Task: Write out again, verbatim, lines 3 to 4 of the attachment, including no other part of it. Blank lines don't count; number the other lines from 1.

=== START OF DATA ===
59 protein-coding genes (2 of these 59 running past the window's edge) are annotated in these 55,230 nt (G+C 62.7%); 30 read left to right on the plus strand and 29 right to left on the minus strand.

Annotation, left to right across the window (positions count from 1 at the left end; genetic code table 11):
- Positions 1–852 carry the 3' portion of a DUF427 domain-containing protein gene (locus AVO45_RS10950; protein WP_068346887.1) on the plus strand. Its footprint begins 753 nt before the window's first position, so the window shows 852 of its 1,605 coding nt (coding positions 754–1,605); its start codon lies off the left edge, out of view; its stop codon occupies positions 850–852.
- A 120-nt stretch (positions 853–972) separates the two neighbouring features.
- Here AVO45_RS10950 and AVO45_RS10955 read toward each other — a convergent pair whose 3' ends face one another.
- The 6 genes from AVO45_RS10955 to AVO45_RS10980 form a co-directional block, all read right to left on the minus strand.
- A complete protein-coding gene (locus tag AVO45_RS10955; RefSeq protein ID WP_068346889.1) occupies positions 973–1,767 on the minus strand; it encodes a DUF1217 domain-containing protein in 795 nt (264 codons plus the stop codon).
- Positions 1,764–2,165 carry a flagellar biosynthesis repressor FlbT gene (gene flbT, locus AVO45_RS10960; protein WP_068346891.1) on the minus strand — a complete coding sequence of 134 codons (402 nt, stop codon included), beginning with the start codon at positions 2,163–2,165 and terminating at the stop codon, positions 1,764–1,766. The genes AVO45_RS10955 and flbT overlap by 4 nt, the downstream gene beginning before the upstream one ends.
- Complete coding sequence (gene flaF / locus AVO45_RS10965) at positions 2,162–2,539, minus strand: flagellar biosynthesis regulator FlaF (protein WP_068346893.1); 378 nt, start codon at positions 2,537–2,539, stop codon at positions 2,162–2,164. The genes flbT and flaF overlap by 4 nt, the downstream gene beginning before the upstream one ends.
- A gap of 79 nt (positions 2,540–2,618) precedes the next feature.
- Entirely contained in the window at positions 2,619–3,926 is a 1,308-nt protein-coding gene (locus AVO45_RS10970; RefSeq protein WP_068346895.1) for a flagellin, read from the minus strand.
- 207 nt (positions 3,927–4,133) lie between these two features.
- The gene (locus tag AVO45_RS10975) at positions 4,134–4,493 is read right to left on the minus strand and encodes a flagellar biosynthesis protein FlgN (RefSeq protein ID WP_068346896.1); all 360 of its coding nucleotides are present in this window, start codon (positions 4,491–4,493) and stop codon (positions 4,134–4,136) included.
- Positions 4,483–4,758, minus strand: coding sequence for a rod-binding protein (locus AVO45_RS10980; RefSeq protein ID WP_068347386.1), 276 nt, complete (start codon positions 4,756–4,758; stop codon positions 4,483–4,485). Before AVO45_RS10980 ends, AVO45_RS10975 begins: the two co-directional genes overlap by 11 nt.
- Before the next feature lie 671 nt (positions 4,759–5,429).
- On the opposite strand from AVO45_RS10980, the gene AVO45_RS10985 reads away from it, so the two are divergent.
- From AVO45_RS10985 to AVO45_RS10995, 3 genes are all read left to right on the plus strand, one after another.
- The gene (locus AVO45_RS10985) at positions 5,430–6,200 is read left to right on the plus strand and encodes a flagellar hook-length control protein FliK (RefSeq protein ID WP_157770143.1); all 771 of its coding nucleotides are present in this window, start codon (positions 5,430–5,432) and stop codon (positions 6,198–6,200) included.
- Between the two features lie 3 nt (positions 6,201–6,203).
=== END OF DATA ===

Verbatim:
- Positions 1–852 carry the 3' portion of a DUF427 domain-containing protein gene (locus AVO45_RS10950; protein WP_068346887.1) on the plus strand. Its footprint begins 753 nt before the window's first position, so the window shows 852 of its 1,605 coding nt (coding positions 754–1,605); its start codon lies off the left edge, out of view; its stop codon occupies positions 850–852.
- A 120-nt stretch (positions 853–972) separates the two neighbouring features.